Farringdon, Great (All Saints)

FARRINGDON, GREAT (All Saints), a market-town and parish, and the head of a union, chiefly in the hundred of Farringdon, but partly in that of Shrivenham, county of Berks; comprising the chapelry of Little Coxwell, the tythings of Hospital and Wadley, and the hamlet of Littleworth; and containing 3593 inhabitants, of whom 2864 are in the town, 35 miles (W. N. W.) from Reading, and 68 (W. by N.) from London. Here the Saxon kings had a palace, in which Edward the Elder expired. The town acquired some celebrity during the war between the Empress Matilda and Stephen, from a castle erected by Robert, Earl of Gloucester, who defended it for the empress with distinguished bravery, until want of provisions compelled him to surrender, on which Stephen levelled it with the ground. In 1203, the site was granted by King John, for the erection of an abbey for monks of the Cistercian order, which subsequently became a cell to the monastery of Beaulieu, in Hampshire; and in 1218, a charter for a market was obtained by the abbot of Beaulieu. During the civil commotions in the reign of Charles I., Farringdon House was garrisoned for the king, and a large body of the parliamentary forces sustained a repulse before it a short time prior to the reduction of the city of Oxford: it was one of the last places which surrendered.

The town is small, but neat, well built, paved, and lighted, and abundantly supplied with water from a spring called Port-well: it is pleasantly situated in the fertile vale of White Horse, a little more than two miles from the Isis, at the junction of two great roads. Hops are cultivated in the vicinity to a considerable extent. The Isis (or Thames) furnishes a medium for the conveyance of coal from Gloucestershire and Somerset, and other heavy articles from London; and within five miles of the town is a station on the Great Western railway. The market, which is noted for corn, is on Tuesday; and fairs are held on February 13th and Whit-Tuesday, for horses and cattle; on the next Tuesdays before and after Old Michaelmas, which are statute-fairs; and October 29th, for cattle and pigs, which latter are slaughtered here and sold in large quantities. The markethouse, standing in the centre of the town, is a compact building, inclosed by iron-rails. The local affairs are managed by a bailiff, who, together with the constables, is appointed at the manorial court; and the countymagistrates hold petty-sessions every alternate Tuesday, or as occasion may require, at the town-hall. The powers of the county debt-court of Farringdon, established in 1847, extend over the registration-district of Farringdon.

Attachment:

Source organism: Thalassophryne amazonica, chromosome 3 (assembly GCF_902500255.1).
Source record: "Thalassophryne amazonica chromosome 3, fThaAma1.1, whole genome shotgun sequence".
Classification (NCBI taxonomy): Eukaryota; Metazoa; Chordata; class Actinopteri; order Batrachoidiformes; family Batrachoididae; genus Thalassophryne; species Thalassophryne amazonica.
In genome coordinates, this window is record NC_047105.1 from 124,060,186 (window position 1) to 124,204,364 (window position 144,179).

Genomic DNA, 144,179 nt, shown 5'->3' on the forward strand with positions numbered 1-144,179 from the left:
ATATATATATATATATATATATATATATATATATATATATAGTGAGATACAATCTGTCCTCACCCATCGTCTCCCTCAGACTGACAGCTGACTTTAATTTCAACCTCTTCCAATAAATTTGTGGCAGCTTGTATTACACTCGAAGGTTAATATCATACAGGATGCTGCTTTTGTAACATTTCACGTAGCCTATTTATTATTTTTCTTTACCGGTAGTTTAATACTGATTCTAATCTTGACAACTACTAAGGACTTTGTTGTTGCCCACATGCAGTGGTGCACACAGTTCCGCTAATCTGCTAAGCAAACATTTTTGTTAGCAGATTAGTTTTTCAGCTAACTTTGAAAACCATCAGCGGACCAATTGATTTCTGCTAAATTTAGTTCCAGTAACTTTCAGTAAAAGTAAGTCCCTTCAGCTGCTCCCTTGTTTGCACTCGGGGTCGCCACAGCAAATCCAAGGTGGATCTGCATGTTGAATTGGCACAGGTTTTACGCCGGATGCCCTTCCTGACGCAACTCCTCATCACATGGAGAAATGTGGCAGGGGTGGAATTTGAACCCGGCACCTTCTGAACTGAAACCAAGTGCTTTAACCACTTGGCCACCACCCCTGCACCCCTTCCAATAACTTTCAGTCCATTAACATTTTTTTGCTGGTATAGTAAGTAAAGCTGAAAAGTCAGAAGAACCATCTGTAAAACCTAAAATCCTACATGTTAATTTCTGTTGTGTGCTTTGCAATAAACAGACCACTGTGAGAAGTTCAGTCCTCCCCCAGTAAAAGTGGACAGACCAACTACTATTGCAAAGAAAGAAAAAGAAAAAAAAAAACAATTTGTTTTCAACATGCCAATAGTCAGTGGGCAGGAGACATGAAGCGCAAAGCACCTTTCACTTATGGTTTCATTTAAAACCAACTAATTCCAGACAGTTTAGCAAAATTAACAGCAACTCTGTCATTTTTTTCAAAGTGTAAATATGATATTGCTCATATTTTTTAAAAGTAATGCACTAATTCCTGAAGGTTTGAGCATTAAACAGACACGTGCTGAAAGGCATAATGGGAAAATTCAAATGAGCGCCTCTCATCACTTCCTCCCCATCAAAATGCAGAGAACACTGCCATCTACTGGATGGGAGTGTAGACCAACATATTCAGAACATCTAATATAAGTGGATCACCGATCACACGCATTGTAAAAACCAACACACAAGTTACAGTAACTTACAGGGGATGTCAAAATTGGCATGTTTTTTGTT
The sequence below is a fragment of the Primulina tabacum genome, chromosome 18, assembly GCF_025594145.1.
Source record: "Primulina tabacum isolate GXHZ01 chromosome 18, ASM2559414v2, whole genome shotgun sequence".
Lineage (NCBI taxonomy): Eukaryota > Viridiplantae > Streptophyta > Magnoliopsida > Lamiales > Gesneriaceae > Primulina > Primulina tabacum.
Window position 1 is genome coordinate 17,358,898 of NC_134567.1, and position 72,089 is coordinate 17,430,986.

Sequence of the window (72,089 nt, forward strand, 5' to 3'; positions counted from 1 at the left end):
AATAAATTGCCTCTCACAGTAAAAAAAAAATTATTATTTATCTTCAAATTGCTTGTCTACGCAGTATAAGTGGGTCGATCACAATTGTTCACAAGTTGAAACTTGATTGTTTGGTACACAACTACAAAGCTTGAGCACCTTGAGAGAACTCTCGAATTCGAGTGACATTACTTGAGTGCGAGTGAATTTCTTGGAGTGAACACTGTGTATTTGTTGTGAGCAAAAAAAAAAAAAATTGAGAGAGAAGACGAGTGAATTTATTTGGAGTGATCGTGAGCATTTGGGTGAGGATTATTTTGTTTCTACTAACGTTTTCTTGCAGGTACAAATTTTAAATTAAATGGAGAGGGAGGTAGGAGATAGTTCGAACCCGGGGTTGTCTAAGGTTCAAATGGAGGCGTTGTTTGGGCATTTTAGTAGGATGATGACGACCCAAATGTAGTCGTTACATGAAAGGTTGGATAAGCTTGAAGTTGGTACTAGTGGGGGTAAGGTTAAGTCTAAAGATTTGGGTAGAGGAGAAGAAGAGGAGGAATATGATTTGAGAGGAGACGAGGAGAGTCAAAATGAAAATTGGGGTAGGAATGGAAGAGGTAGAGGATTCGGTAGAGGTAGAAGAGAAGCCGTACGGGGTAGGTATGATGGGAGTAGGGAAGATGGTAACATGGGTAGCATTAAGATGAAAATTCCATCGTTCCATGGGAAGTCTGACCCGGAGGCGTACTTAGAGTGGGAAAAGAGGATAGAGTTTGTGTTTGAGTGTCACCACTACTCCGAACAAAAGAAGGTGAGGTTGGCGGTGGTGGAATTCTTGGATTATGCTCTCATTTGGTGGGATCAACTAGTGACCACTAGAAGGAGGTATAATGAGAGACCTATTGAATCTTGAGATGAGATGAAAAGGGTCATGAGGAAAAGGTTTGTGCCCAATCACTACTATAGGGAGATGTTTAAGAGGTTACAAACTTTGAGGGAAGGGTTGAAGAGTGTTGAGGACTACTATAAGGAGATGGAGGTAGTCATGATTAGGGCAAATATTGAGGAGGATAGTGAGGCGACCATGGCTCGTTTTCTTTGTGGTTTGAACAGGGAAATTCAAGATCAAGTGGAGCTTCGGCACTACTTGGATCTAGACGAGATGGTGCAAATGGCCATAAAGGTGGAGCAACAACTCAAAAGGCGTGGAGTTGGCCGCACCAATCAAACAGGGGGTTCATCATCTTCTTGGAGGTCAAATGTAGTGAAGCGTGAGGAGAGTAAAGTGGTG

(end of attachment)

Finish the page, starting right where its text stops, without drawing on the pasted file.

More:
The parish comprises about 4500 acres, of which the soil is principally clay, alternated with marl and sand. The living is a vicarage, formerly a prebend in Salisbury cathedral, but now a lay fee in the peculiar jurisdiction of the lord of the manor, valued in the king's books at £14. 1. 3.; net income, £265; patrons, the Trustees of the late Rev. Charles Simeon; impropriator, W. Bennett, Esq. The church is a spacious cruciform edifice, in the earliest style of English architecture, with a plain tower rising from the intersection, formerly surmounted by a spire, which was partly thrown down during the siege of Farringdon House. In the interior are some ancient monuments, especially one to the memory of Sir Henry Unton, K.G., ambassador to France in the reign of Elizabeth, and who challenged the Duke of Guise for speaking disrespectfully of that queen. An additional church has been erected at Littleworth, and at Little Coxwell is a chapel of ease. There is a place of worship for Baptists. The poor law union of Farringdon comprises 31 parishes or places, of which 27 are in the county of Berks, 3 in that of Oxford, and one in that of Gloucester; and contains a population of 15,582. In the immediate vicinity of the town is Farringdon Hill, rising gradually from the vale, and surmounted by a small grove, which is visible as a landmark at a great distance; it commands a fine view of the rich vale, and of parts of the counties of Oxford, Gloucester, and Wilts. Within the parish, about two miles northward, is Radcot Bridge, an ancient structure, near which a battle was fought in the reign of Richard II., between the insurgent barons under the command of the Earl of Derby, afterwards Henry IV., and Robert de Vere, Marquess of Dublin, the king's favourite, who was defeated, and compelled to swim across the Thames in order to effect his escape: in this battle, Sir William Vaughan and Col. Littleton were taken prisoners, with 200 men. Near the town are the remains of a causeway, supposed to be of Roman origin, but with more probability assigned to the Norman baron, Robert D'Oyley, who is believed to have constructed it soon after the Conquest.

Transcribed from A Topographical Dictionary of England, by Samuel Lewis, 7th edition, published in 1848.